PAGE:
The world is a dangerous place, not because of those who do evil,
but because of those who look on and do nothing.

~~~ Albert Einstein



Friday, December 30, 2005

A Year In Review

As tomorrow is the official end of the year, I thought I would present a special review of the stories that touched me the most over the last months.
On of the first crime stories I wrote on happened locally. It was the story that made me realize I had had enough, and that I could no longer ignore what what happening.



my reaction to the Fort Jennings man who drowned his OWN child. Michael Luebrecht. I sat growing madder and madder as I watched the story unfold on the local news. Heres a 13 month old child, another innocent victim of it's parent(s) as the too familiar story goes. When did we forget that parents are suppose to protect, love, shield, and comfort their kids? How does one take any child- let alone a child who they have helped bring into this world, and decide to end their life? A whole country divided and cried over a case where an adult woman's parents fought to keep her alive- thousands mourned her passing, and her parents lingered even for a small chance of hope to keep her in this world. It brings to mind the fight parents should have for their kids- the desire to always have hope. This drowning reminds of the other side to some people in this world.

The story angered me even more as it unfolded, with the mans supporters claiming his OCD was responsible for the death. That defense was something that never sat well with me, as I have more than one family member who suffers from mental illness, and even some with OCD.
Sadly, the story is not yet over, as a grand jury put the death penalty on the table, and Luebrecht family and supporters are currently attempting to have it taken off. The trial has not yet started, but I am hoping the despite the families misgivings on just what the rule of the state in is this case- the County Prosecutor will seek full justice for the life that was taken. Just today, more pleas from the family were highlighted in the local news:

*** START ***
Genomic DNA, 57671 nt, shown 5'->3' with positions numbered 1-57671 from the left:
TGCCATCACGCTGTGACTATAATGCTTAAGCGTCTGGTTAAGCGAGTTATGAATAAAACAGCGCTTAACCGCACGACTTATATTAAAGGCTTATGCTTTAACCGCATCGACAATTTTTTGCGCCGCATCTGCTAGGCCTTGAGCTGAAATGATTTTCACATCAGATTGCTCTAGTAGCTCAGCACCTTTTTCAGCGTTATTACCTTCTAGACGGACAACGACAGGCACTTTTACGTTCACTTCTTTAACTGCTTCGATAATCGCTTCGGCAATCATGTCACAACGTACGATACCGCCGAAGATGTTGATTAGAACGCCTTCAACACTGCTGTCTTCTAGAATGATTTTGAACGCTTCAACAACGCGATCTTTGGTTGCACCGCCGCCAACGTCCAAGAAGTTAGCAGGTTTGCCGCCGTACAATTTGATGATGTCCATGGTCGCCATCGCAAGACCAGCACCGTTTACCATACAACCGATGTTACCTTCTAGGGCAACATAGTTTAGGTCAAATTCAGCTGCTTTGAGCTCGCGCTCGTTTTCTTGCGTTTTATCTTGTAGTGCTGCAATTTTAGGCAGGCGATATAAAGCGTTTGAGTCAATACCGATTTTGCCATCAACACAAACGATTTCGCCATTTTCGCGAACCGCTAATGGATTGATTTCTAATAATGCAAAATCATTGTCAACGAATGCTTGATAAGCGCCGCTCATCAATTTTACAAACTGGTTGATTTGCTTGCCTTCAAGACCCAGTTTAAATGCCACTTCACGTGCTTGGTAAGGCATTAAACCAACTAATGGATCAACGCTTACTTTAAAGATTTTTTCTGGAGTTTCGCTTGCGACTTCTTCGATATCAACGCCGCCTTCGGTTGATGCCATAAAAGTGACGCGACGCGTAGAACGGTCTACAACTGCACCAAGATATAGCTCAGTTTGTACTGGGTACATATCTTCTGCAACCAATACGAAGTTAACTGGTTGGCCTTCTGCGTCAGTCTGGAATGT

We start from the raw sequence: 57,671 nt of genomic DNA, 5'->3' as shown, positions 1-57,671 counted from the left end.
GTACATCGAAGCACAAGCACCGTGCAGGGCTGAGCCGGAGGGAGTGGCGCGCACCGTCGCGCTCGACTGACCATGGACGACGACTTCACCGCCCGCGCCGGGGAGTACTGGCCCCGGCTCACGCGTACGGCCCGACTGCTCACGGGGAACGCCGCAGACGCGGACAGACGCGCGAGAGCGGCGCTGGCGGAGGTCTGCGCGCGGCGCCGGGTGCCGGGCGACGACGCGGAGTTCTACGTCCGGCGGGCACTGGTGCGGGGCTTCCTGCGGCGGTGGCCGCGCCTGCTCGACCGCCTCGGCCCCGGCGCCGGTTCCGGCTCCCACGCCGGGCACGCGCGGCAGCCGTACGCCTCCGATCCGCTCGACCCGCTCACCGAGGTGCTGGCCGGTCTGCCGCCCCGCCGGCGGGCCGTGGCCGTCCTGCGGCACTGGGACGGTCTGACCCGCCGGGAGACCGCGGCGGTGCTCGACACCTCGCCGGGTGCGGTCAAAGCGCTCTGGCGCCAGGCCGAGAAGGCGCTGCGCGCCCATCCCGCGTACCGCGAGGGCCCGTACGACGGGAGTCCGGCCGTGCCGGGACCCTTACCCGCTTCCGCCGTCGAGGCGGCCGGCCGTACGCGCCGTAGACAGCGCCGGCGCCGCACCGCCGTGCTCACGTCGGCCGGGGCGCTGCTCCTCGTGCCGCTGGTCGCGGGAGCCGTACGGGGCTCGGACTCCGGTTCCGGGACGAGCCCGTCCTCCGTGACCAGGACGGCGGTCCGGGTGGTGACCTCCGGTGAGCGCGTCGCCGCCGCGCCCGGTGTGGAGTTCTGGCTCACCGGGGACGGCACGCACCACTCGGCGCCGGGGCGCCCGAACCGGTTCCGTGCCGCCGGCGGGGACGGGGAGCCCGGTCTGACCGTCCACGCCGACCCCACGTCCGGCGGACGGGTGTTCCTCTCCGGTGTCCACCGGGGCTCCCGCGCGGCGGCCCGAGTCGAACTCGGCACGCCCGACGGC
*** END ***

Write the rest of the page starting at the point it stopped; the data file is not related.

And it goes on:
The family of the man who admitted to drowning his 13-month-old son wants treatment, not vengeance. Relatives of 36-year-old Michael G. Luebrecht don’t want to see him face a possible death penalty for his actions May 23 against Joel Michael Luebrecht, said the child’s mother and the suspect’s wife, Amy Luebrecht. “As Mike’s dad puts it, it’s not like he went out and harmed another family,” she said. “We are the victims here. He took Joel away from us. We are forgiving him. It’s not like the prosecutor has to seek vengeance on behalf of the victim. THE LIMA NEWS
I disagree with the comments, because Joel was not just taken from the family, he was taken from the world. He was denied his right to life, liberty and the pursuit of happiness. And this, by the very man responsible for raising him. The state prosecutes, not on behalf of the family, but on behalf of of a government and its people. Even if the family desires are that he be treated with leniency, the prosecution is responsible to seek justice on behalf of the government. I have often wondered in this case whether they would be so forgiving of a stranger.
Amy Luebrecht said. “Not one person I’ve talked to said they would’ve expected that or were watching for that. Everybody, including his psychiatrist, counselor and our pastors, everyone he’s ever dealt with was totally blown away by this.” Darby noted the family learned more about Michael Luebrecht’s mental illness